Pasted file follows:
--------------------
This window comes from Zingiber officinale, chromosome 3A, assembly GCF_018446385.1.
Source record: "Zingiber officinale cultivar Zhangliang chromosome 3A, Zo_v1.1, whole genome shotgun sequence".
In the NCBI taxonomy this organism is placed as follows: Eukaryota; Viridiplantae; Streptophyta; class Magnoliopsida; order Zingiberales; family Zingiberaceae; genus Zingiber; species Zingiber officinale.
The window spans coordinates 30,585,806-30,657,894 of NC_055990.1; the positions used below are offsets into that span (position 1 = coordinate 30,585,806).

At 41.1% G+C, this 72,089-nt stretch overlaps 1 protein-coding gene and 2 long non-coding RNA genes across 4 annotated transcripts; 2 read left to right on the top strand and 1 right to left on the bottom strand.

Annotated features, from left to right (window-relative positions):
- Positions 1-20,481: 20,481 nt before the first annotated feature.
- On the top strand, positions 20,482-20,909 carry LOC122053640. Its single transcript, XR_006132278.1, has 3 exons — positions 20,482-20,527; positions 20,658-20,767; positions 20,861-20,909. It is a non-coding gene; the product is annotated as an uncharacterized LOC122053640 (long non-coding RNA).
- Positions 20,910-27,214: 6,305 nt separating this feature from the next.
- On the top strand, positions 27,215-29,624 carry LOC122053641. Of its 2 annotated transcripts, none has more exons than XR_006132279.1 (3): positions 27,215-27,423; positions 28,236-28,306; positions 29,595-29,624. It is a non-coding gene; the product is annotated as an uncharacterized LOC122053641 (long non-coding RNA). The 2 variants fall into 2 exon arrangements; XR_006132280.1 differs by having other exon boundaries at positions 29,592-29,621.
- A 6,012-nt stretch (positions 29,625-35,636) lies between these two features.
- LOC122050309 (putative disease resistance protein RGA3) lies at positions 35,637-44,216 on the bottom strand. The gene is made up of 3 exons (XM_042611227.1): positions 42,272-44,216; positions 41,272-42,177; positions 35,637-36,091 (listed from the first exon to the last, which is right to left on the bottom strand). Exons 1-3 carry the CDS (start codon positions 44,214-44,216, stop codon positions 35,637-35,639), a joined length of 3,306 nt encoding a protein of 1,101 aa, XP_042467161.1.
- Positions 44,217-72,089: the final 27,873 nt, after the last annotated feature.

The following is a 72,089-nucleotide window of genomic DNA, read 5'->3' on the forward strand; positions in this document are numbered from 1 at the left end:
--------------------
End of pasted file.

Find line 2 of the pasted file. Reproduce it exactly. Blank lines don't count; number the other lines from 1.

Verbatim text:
Source record: "Zingiber officinale cultivar Zhangliang chromosome 3A, Zo_v1.1, whole genome shotgun sequence".